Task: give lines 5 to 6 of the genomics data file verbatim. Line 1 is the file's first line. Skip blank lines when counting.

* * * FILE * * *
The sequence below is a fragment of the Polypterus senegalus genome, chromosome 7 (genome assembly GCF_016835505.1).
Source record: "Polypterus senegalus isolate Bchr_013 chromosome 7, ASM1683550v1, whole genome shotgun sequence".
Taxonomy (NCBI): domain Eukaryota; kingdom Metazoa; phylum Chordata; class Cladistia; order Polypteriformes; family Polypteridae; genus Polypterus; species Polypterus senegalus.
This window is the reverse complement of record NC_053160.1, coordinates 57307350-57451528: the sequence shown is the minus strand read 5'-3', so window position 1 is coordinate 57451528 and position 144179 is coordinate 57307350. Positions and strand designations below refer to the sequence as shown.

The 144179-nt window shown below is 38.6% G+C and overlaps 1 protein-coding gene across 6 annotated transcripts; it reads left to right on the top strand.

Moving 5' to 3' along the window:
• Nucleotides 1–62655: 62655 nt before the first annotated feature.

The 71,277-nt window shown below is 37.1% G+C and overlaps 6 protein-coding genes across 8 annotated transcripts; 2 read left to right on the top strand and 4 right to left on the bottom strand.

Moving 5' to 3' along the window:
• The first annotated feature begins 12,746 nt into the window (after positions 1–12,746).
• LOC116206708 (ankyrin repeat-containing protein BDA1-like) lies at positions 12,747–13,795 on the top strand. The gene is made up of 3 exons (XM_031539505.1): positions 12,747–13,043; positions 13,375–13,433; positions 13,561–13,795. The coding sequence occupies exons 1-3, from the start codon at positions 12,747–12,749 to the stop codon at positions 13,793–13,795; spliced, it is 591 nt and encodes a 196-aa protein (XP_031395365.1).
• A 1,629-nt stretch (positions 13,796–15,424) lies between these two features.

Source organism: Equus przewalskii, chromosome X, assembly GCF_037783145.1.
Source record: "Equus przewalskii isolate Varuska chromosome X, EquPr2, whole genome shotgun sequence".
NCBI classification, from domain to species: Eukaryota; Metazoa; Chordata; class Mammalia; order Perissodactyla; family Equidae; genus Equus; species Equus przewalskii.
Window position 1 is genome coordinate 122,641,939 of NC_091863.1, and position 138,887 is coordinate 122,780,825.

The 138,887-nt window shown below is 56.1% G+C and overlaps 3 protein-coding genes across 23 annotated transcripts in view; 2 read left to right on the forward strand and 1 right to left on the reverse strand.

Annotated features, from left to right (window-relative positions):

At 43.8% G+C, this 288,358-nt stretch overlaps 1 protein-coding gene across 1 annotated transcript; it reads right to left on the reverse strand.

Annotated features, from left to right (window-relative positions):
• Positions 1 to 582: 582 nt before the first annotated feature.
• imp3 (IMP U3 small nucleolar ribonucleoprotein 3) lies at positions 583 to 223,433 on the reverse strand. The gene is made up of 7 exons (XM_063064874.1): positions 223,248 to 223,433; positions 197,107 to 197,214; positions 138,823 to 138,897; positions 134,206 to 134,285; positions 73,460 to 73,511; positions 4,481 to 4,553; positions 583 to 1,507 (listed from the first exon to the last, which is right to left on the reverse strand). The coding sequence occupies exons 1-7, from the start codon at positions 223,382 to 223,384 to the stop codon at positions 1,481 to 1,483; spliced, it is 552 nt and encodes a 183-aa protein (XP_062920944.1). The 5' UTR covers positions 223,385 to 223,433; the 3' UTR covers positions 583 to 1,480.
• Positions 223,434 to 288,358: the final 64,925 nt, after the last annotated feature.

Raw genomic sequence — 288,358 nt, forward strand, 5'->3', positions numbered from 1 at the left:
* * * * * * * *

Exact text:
The 144179-nt window shown below is 38.6% G+C and overlaps 1 protein-coding gene across 6 annotated transcripts; it reads left to right on the top strand.

Moving 5' to 3' along the window: